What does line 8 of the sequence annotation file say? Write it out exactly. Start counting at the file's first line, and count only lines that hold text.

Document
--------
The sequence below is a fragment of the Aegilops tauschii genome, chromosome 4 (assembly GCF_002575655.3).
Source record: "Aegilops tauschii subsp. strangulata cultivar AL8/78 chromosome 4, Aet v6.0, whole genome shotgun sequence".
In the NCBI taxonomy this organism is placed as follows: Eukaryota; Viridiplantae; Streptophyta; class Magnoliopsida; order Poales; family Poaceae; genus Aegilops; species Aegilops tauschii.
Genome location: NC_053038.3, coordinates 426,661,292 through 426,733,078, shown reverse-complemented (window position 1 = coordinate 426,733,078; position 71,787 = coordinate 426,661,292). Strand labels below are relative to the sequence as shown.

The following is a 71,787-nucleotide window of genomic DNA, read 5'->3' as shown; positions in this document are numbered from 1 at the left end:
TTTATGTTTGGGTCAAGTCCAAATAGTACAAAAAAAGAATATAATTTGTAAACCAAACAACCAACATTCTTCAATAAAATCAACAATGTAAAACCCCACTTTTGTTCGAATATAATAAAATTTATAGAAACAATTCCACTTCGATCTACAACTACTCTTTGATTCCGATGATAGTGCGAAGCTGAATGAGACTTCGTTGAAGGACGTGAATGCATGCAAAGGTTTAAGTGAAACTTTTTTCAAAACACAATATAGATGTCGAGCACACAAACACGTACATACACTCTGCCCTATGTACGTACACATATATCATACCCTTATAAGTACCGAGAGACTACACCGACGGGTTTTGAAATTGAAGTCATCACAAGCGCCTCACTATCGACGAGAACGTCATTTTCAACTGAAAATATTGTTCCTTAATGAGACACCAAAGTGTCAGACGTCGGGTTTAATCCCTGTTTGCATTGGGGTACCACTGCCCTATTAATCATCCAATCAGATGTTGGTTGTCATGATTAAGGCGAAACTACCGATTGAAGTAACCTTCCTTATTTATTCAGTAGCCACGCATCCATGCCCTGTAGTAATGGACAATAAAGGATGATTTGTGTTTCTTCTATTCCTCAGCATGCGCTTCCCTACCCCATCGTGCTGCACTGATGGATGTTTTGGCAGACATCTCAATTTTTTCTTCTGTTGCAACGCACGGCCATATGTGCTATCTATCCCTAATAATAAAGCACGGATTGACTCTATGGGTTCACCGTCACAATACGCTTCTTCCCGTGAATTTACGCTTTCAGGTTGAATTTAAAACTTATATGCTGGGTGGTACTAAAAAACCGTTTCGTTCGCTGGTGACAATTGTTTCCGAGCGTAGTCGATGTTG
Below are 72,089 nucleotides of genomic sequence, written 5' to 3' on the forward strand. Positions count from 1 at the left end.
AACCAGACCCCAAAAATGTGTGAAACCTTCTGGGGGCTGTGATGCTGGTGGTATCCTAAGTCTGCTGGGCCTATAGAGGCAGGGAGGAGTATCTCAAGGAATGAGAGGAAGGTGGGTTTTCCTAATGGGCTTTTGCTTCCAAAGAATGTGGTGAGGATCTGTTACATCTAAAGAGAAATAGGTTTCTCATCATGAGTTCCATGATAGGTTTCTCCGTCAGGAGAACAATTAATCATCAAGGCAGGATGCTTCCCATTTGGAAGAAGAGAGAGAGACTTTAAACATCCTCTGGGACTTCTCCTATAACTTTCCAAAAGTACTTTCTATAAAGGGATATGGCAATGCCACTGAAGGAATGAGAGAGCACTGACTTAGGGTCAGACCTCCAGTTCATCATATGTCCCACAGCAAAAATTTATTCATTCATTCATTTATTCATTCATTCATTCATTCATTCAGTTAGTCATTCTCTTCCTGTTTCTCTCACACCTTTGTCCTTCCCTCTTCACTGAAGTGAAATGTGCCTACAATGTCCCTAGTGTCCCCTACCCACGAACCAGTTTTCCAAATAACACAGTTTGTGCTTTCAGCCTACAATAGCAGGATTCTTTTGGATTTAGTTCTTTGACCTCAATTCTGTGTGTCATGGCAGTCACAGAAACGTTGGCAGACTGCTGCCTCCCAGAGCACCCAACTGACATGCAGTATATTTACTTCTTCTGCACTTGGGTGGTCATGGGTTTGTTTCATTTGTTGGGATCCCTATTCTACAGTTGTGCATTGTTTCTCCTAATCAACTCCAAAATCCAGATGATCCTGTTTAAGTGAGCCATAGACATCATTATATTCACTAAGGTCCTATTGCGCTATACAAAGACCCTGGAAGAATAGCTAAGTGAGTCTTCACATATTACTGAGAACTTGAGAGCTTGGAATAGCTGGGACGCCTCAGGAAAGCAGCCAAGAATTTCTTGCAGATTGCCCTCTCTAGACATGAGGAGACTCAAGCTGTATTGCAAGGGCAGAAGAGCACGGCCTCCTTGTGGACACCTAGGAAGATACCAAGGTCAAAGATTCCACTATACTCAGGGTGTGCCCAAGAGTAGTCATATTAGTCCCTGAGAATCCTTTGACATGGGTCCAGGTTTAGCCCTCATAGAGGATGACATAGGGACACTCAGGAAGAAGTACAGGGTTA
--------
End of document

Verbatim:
AACCAGACCCCAAAAATGTGTGAAACCTTCTGGGGGCTGTGATGCTGGTGGTATCCTAAGTCTGCTGGGCCTATAGAGGCAGGGAGGAGTATCTCAAGGAATGAGAGGAAGGTGGGTTTTCCTAATGGGCTTTTGCTTCCAAAGAATGTGGTGAGGATCTGTTACATCTAAAGAGAAATAGGTTTCTCATCATGAGTTCCATGATAGGTTTCTCCGTCAGGAGAACAATTAATCATCAAGGCAGGATGCTTCCCATTTGGAAGAAGAGAGAGAGACTTTAAACATCCTCTGGGACTTCTCCTATAACTTTCCAAAAGTACTTTCTATAAAGGGATATGGCAATGCCACTGAAGGAATGAGAGAGCACTGACTTAGGGTCAGACCTCCAGTTCATCATATGTCCCACAGCAAAAATTTATTCATTCATTCATTTATTCATTCATTCATTCATTCATTCAGTTAGTCATTCTCTTCCTGTTTCTCTCACACCTTTGTCCTTCCCTCTTCACTGAAGTGAAATGTGCCTACAATGTCCCTAGTGTCCCCTACCCACGAACCAGTTTTCCAAATAACACAGTTTGTGCTTTCAGCCTACAATAGCAGGATTCTTTTGGATTTAGTTCTTTGACCTCAATTCTGTGTGTCATGGCAGTCACAGAAACGTTGGCAGACTGCTGCCTCCCAGAGCACCCAACTGACATGCAGTATATTTACTTCTTCTGCACTTGGGTGGTCATGGGTTTGTTTCATTTGTTGGGATCCCTATTCTACAGTTGTGCATTGTTTCTCCTAATCAACTCCAAAATCCAGATGATCCTGTTTAAGTGAGCCATAGACATCATTATATTCACTAAGGTCCTATTGCGCTATACAAAGACCCTGGAAGAATAGCTAAGTGAGTCTTCACATATTACTGAGAACTTGAGAGCTTGGAATAGCTGGGACGCCTCAGGAAAGCAGCCAAGAATTTCTTGCAGATTGCCCTCTCTAGACATGAGGAGACTCAAGCTGTATTGCAAGGGCAGAAGAGCACGGCCTCCTTGTGGACACCTAGGAAGATACCAAGGTCAAAGATTCCACTATACTCAGGGTGTGCCCAAGAGTAGTCATATTAGTCCCTGAGAATCCTTTGACATGGGTCCAGGTTTAGCCCTCATAGAGGATGACATAGGGACACTCAGGAAGAAGTACAGGGTTA